Not surprisingly the reflections were both candid and mixed in measurement. Karen Howard, director of the Organic and Natural Health Association, immediately interjected the concept and importance of transparency to this discussion. Karen acknowledged the increasing awareness of transparency when promoting trust and integrity. However, she made an important observation about our industry specifically, but also appropriate to the concept of transparency in general, “people are always willing to be transparent with the good but not the ugly.” She went on to say we as an industry in 2016 increased our attempts to become more open when it comes to both the good and bad aspects of our industry. But, there are certain elements in our industry we are all aware of that bother us but we choose not to address. We refuse to discuss them because they are simply “ugly.”
Putting “ugly” aside and focusing on trust and integrity from a good and bad standpoint the conversation became much more constructive. Jim Emme, CEO, NOW Health Group reflected the group’s overall opinion: “consumer trust in natural products is high, but that consumer trust is fragile.” While adulteration is still a problem in some sectors, the industry has become more vigilant about calling out bad actors. The opinion was expressed that the key to consumer respect and confidence is continually raising the standard of excellence to which the consumer should expect the products we as an industry provide are to be trusted.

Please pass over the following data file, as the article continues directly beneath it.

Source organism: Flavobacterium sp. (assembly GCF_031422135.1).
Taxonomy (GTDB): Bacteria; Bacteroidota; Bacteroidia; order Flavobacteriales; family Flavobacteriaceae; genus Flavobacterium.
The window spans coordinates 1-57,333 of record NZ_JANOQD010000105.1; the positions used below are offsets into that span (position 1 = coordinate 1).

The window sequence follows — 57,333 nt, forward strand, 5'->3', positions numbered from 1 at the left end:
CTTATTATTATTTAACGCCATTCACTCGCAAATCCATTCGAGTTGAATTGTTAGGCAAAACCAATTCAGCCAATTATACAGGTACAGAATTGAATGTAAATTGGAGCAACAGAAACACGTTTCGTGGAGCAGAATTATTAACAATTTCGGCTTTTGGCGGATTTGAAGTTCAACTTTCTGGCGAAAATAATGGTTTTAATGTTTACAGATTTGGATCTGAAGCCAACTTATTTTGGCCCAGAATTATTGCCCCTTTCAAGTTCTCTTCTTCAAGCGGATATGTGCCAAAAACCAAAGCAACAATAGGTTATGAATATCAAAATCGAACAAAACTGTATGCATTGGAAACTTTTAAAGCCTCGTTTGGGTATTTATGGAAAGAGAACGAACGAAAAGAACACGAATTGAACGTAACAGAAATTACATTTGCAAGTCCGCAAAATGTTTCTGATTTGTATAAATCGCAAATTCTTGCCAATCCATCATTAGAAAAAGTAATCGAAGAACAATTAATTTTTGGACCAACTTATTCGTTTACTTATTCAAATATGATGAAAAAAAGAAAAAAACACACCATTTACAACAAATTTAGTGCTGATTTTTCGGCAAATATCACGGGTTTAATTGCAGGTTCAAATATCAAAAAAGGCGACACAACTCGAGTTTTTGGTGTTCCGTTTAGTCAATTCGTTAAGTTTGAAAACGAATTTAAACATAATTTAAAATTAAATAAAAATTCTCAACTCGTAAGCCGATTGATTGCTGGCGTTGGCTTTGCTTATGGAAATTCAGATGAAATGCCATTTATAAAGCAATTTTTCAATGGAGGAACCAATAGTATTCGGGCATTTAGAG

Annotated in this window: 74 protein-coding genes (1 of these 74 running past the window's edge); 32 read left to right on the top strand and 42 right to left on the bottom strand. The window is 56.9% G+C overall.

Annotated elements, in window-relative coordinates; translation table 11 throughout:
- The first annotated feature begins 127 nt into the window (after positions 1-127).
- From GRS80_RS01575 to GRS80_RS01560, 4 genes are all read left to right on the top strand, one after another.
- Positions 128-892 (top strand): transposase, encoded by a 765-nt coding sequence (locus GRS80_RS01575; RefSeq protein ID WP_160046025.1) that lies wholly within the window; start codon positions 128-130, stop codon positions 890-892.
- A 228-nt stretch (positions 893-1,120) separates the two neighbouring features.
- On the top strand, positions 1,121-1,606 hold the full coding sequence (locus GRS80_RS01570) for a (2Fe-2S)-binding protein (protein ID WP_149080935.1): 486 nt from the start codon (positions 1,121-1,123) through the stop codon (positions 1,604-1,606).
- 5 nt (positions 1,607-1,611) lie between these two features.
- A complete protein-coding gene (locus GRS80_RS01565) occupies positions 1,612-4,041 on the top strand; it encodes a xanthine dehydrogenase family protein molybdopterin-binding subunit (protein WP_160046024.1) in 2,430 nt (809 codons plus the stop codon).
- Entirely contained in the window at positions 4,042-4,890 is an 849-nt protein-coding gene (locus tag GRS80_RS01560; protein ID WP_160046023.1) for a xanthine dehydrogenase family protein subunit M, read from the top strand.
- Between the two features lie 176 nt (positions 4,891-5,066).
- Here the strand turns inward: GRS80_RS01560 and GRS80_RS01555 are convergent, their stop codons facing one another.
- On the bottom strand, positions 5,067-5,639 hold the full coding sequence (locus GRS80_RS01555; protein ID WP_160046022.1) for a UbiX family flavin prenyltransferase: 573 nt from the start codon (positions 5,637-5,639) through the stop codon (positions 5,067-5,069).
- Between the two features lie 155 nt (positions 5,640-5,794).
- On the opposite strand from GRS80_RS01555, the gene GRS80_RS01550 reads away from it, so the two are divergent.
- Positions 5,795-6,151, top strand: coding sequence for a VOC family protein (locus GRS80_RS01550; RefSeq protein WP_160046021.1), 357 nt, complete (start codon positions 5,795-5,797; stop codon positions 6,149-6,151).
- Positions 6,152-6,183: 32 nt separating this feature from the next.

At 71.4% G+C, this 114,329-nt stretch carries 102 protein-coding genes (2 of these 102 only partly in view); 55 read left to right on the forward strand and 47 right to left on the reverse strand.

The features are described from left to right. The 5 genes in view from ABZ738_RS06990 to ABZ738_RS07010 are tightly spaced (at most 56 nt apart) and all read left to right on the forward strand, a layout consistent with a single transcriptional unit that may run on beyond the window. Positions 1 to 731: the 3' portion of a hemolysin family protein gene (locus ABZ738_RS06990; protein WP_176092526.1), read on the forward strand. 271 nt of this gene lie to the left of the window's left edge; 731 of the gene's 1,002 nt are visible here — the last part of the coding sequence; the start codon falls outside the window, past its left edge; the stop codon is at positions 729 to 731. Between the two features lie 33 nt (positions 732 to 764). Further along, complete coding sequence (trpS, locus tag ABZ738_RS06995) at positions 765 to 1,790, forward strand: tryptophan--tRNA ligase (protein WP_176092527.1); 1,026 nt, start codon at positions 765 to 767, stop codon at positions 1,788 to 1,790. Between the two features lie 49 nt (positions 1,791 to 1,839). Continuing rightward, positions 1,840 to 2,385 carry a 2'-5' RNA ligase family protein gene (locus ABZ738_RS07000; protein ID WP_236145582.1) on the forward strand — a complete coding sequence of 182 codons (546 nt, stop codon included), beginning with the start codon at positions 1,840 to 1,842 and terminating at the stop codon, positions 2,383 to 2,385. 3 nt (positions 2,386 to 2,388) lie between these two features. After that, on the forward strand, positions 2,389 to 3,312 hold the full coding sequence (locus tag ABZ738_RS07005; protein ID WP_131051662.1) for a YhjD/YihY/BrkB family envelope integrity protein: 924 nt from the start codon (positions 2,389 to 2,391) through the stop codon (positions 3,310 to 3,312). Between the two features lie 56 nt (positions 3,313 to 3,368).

The action is being taken to improve the resources providing the reasons to trust the dietary supplement industry. Steve Mister, President of Council for Responsible Nutrition, pointed to the newly create Online Wellness Library (OWL). The OWL program is accepting brand owner provided labels to create a registry whereby consumers can go to one place to compare products or verify information. Steve stated there would be a significant push in 2017 to encourage the entire industry to put products into OWL. This registry will demonstrate to both the industry and consumer the increased accountability and transparency being provided through industry action to address consumer confidence opportunity.